For seeds that are borne in a fleshy fruit, the fruit can decay, but can also act as a germination inhibitor. Most moist fruits are easiest to clean shortly after harvest while they are moist. Care should be taken to keep them hydrated and as with any fresh fruit they can be maintained for extended periods under refrigeration.
First step in cleaning is to place all the fruit collected into a Ziploc bag, seal, and using fingers mash the fruit through the bag. Let the fruit decay for a few days, mashing the fruit periodically. After a few days to a week, the pulp will have decayed from a firm substance to a fairly watery one.
Dump the mass of pulp and seeds into a large bowl and fill 2/3 with clear water. Remove as much pulp from seed as possible by squeezing and rubbing the seeds. Carefully pour most of the water off - the seeds will mostly sink, while the lighter pulp will pour off. Refill the bowl, repeat several times. Clean seeds will fall to the bottom of the bowl.
If seed is going to be stored for any length of time, it must be completely dry or it will likely rot. Make sure the seed is dry and put seeds into paper envelopes in a dry, dark place.
Even when seeds are ripe and hard to the touch, they often still benefit from additional drying before being stored. This will prevent mold from developing and increase the seeds longevity. The best approach to drying seed is to leave it in an open bag or bin where they receive good air circulation. Hot locations, or areas that receive direct sunlight are not good for drying, and can kill otherwise viable seed.
Protected from rain and animals, often just a few weeks of additional drying at ambient temperatures are sufficient.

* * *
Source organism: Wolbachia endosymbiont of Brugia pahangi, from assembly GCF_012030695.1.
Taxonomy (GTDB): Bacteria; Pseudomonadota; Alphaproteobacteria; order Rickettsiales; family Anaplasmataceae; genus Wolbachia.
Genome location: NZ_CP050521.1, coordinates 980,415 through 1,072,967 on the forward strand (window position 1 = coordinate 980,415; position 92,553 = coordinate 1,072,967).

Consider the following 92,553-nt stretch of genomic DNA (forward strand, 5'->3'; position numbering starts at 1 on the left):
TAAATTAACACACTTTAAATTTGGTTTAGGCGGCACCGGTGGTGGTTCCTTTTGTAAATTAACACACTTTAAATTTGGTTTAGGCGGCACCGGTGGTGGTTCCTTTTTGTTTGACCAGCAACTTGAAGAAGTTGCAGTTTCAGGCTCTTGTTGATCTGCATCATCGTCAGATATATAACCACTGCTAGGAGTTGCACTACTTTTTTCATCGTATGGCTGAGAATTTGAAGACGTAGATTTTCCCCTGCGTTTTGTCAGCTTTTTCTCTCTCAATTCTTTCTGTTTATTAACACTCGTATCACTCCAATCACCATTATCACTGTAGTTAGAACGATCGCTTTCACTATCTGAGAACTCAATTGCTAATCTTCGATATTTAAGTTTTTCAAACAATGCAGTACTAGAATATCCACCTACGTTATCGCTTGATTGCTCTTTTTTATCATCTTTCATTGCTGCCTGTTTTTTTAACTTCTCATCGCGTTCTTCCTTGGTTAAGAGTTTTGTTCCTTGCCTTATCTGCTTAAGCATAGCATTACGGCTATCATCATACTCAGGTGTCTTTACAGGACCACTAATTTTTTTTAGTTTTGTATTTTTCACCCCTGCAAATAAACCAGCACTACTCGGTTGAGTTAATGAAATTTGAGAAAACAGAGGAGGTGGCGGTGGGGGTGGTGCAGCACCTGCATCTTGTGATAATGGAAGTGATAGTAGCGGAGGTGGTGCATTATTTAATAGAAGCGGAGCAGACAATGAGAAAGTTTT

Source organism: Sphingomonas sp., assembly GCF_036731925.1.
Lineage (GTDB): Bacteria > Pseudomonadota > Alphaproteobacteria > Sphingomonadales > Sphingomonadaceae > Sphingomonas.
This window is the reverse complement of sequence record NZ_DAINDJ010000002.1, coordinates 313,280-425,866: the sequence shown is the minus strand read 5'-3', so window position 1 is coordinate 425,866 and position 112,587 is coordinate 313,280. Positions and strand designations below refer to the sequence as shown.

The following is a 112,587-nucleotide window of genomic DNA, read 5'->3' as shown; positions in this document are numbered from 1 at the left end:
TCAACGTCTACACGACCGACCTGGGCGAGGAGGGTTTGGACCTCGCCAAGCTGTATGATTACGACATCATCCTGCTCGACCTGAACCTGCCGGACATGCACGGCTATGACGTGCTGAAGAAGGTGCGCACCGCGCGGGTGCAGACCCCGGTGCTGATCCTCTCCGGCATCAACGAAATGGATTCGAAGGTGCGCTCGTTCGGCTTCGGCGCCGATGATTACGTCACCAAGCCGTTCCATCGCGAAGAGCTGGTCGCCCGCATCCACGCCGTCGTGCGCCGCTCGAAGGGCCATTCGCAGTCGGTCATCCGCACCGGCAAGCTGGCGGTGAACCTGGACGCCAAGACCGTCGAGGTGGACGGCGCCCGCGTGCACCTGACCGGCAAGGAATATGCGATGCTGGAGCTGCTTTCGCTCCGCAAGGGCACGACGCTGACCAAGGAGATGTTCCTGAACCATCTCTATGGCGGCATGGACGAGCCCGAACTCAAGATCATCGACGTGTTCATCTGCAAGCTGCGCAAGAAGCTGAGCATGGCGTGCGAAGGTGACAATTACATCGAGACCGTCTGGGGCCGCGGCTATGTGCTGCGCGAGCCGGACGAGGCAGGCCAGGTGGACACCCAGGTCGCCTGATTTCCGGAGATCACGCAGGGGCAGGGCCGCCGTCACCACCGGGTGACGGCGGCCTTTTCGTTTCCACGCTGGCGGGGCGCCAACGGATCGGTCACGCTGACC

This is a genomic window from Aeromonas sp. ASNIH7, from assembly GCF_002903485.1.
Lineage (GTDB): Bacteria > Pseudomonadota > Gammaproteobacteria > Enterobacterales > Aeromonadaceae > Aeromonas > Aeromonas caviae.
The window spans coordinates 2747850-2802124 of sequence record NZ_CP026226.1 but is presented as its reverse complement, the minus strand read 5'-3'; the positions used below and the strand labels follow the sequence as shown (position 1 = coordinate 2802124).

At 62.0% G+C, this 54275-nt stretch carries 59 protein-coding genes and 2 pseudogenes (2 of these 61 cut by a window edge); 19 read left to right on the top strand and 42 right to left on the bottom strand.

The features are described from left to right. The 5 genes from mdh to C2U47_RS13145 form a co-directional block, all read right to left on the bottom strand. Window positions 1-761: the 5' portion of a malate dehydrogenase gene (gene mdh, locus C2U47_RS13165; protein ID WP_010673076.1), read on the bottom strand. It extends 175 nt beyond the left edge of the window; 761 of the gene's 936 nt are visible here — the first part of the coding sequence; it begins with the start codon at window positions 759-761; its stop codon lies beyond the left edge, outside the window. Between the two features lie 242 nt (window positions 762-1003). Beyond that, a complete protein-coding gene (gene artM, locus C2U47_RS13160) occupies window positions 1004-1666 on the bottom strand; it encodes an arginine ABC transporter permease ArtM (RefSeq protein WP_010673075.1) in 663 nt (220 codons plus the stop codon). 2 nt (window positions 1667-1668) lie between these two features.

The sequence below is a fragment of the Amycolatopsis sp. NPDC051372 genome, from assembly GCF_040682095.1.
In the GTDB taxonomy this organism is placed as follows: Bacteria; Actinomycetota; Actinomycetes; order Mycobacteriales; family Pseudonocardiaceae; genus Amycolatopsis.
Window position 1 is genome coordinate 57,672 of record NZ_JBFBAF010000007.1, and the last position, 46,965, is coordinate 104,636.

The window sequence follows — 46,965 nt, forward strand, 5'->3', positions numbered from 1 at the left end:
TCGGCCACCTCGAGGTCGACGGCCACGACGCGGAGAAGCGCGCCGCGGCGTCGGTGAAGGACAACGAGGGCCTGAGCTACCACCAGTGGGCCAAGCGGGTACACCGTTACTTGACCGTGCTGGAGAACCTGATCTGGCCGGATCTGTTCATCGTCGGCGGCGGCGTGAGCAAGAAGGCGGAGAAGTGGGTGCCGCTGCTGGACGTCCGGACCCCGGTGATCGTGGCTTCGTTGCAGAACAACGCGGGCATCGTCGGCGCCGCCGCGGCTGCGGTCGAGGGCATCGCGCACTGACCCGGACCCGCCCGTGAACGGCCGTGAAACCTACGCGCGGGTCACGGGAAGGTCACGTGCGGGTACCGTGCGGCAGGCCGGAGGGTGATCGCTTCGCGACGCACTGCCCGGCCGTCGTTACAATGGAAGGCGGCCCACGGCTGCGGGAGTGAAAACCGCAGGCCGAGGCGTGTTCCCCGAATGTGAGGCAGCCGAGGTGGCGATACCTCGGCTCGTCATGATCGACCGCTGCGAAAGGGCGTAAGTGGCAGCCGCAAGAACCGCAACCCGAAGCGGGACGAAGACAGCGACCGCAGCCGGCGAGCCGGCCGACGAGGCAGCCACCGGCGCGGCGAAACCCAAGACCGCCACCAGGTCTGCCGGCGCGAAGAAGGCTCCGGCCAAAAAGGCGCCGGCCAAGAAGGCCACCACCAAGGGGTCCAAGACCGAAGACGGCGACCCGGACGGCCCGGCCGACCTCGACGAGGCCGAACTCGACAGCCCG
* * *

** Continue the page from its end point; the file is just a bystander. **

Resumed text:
Collections should be labeled, preferably at the time of collection. Label collections with the date (including year), the botanical name of the plant, and location information.
Kept in a cool, dark place, seeds of most native plants can be stored for years with only a slight loss in viability.
The two most critical necessities for storing seeds are constant temperatures and low humidity. A temperature of 50 degrees Fahrenheit or less and a humidity of 50 percent or lower are ideal. Rule of thumb, temperature + humidity = 100.
Store seeds in the refrigerator, not the freezer, until you are ready to plant. Low temperature, humidity and light level protect seed longevity. If it is not practical to store seeds in your refrigerator, store them in any place that is cool, dark and dry, protecting them from insects as much as possible. Store the seeds in paper sacks to allow good air circulation and prevent molding. Do not store seeds in plastic bags or other nonbreathable containers unless they are air-dried thoroughly first. It is important to include basic information on labels, including date of collection, species name, and location of collection.
Scarification means scratching or nicking the seed coat. It's a good idea to scarify anything with a hard seed coat. The appropriate method depends on seed size.
For bigger seeds: if possible, use a stone grinder, holding the seed with needle-nose pliers and making sure not to let it heat up.
For smaller seeds: Dip in sulfuric acid. For thin coats, five minutes or less, while thicker coats may take up to 30 minutes. Be sure to rinse the acid off really well.
Other methods include:
* Lacerating seed with a sharp knife
* Nicking seed with nail clippers
* Roughing up the seed coating with sandpaper
* Freezing overnight, then adding seed to boiling water (cooled just a bit) in order to cause cracks
Important - scarifying increases the number of germinated seeds that are vulnerable to extreme weather conditions. Once scarified, most seeds will germinate quickly, and the seedling will require water.
Stratification involves putting seed in a plastic bag with growing media (vermiculite is suggested for smaller seeds, perlite for larger) and chilling it. This serves as a sort of simulated winter.
The amount of time a seed is in the cold depends on the plant:
* Perennials such as milkweeds, columbines and penstemons can be stratified from two to four weeks.
* Stratify trees and shrubs for 30 to 90 days.
Be sure to check bag daily and keep the media moist. Once germination occurs, sow the seed in soil.